These shortcomings do not alter the fact that airpower is the greatest military agency man has as yet devised to obliterate himself. This is particularly true in light of the fact that all air operations are fundamentally offensive. Aviation may be included in defensive strategy — as is the case in the Battle of Britain — but pursuit planes pursue and shoot at enemy craft, bombers bomb, and attack ships attack. An interceptor cannot "defend" an area against assault except by fighting that bomber and destroying it.

More than 20 years ago, our late esteemed General William Mitchell — as you well know if you've been reading Flying and Popular Aviation lately — visualized the advent of airpower. Italy's General Giulio Douhet propounded the first official doctrine for aerial warfare. He was a little bit wrong — but only a little. His aerialism has yet to be accepted, even with modification. Every one of Billy Mitchell's convictions — "prophesies" does not seem to be the correct word — have been demonstrated in a manner too conclusive for question. Who, we wonder, will become the Alfred Thayer Mahan of airpower?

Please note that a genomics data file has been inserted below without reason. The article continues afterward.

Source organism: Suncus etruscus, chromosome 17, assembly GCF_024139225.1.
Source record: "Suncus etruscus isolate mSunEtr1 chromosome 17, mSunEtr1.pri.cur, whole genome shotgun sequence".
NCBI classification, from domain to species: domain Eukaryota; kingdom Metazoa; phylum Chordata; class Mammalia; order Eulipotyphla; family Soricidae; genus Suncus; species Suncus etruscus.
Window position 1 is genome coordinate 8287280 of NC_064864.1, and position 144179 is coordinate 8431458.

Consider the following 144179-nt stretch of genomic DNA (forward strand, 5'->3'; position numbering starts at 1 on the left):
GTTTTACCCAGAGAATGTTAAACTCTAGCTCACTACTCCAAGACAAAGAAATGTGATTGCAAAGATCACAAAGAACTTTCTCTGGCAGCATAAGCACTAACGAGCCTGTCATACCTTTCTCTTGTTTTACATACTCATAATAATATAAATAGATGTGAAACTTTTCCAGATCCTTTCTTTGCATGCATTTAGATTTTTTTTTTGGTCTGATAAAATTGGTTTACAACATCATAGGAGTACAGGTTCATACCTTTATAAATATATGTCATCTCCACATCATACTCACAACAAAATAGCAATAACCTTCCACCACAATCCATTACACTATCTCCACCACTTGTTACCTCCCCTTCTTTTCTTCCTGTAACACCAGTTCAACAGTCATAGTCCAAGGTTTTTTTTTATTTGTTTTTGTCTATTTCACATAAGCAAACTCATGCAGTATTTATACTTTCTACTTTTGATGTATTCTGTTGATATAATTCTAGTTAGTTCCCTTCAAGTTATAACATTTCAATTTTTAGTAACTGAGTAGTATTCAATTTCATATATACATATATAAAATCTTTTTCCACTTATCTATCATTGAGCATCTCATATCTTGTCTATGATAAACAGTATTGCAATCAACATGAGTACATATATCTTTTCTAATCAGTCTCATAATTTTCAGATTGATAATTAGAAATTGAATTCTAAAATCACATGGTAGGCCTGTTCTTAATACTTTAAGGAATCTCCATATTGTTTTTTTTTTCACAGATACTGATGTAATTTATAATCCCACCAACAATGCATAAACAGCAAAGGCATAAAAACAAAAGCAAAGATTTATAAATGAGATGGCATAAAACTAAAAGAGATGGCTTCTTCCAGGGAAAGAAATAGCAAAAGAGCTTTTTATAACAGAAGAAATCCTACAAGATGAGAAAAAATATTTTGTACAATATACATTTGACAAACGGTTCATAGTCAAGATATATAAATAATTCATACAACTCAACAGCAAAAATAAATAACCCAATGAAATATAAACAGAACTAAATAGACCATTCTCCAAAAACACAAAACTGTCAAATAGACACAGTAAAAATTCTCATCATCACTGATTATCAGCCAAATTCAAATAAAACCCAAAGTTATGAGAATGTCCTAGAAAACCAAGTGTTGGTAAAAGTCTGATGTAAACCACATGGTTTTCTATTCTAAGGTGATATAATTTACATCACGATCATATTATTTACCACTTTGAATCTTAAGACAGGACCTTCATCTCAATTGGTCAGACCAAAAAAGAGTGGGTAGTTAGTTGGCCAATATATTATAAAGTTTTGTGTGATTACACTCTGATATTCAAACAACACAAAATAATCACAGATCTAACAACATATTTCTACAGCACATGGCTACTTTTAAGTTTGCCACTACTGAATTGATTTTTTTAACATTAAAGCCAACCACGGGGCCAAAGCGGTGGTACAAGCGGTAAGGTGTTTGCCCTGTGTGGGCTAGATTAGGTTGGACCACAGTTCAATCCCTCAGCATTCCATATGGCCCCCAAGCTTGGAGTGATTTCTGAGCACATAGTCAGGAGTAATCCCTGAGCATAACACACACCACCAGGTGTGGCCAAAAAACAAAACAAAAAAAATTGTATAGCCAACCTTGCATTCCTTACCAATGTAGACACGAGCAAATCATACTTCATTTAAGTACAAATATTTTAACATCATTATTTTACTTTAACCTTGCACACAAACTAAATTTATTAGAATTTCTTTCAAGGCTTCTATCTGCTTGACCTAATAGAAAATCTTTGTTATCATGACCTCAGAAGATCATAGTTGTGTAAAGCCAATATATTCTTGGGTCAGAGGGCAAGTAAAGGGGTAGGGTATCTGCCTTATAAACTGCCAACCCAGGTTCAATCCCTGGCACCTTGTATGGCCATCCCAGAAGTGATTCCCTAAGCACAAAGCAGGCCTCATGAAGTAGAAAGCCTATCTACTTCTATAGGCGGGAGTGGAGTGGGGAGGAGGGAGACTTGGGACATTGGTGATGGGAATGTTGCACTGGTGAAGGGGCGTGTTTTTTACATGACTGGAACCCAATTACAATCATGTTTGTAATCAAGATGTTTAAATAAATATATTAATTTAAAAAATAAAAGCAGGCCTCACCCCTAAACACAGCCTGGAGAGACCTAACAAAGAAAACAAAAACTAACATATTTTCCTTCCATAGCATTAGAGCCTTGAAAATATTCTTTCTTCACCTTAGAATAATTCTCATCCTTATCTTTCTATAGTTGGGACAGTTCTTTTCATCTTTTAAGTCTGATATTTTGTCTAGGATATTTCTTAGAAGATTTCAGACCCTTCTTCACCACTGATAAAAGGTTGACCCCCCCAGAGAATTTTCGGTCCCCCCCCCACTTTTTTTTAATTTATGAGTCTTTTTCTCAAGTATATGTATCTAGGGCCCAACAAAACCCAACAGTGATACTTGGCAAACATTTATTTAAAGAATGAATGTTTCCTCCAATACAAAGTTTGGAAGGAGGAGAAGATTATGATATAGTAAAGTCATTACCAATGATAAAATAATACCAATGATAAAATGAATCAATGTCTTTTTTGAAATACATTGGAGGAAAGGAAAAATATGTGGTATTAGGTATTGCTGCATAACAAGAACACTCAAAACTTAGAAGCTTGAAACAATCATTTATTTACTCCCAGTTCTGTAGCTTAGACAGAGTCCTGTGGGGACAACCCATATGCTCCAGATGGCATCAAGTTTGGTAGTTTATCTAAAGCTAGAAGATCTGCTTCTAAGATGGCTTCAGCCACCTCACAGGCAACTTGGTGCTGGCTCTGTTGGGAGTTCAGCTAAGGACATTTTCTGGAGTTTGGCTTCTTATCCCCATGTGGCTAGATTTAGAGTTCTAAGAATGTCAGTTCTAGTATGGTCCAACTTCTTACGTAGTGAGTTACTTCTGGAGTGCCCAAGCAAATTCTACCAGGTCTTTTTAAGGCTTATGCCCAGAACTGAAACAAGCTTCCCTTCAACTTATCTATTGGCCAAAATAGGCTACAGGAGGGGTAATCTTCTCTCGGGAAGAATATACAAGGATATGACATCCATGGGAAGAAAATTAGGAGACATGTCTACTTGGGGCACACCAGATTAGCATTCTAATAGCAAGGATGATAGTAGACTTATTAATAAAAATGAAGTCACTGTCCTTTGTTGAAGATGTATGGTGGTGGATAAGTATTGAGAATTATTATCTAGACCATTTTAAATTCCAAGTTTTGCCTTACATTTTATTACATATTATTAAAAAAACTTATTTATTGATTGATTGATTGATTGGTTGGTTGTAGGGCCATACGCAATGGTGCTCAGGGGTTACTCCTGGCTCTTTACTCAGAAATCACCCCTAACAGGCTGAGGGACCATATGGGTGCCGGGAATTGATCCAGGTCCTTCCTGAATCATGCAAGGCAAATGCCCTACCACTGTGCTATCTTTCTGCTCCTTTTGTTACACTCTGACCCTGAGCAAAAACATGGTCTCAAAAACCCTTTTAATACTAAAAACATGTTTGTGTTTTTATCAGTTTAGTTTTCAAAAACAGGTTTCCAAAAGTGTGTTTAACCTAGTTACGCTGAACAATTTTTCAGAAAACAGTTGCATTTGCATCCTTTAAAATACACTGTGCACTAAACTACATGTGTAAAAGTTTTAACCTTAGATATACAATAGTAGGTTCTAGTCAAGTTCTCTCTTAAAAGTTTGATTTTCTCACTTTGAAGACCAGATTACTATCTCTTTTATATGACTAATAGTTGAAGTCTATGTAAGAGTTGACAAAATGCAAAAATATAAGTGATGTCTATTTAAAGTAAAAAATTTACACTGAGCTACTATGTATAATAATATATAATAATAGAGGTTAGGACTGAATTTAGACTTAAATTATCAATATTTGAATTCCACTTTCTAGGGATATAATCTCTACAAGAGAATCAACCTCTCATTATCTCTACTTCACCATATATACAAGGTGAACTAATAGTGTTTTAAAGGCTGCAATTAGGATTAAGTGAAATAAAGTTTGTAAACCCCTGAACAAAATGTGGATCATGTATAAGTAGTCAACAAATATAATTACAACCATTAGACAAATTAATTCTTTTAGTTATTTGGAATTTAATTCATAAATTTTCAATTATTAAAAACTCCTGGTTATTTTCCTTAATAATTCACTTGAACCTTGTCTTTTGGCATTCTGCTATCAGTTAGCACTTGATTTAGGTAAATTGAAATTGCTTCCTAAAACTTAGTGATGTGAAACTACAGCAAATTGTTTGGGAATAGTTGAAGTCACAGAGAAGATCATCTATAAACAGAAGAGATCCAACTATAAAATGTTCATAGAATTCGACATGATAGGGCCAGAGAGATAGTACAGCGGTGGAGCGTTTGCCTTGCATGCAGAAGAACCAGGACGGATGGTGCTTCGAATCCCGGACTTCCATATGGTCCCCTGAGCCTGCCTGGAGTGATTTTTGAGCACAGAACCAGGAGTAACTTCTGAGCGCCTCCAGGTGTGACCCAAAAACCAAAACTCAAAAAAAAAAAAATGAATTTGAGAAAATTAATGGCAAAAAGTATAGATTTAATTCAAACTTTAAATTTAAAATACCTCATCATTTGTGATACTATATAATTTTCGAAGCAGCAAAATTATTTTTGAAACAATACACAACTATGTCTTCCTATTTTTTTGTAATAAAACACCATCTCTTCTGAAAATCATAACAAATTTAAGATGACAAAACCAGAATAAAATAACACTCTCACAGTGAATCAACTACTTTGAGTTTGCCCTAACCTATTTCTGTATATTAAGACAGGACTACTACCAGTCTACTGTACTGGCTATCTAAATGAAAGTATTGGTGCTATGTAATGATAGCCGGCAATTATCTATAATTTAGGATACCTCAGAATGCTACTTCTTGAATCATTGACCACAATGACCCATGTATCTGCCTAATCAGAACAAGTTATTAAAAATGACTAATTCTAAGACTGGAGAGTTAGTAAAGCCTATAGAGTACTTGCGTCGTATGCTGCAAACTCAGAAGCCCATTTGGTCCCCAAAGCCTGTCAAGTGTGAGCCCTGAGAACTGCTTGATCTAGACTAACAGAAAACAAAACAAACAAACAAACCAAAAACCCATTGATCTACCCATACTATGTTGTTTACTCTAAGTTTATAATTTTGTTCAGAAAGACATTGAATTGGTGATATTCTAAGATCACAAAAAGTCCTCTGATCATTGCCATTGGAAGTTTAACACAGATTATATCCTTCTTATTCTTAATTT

This article was originally published in the January, 1941, issue of Flying and Popular Aviation magazine, vol 28, no 1, pp 32-34, 66.
The original article includes 5 photos.
Photos credited to US Army, Acme, Charles E Brown, British Combine.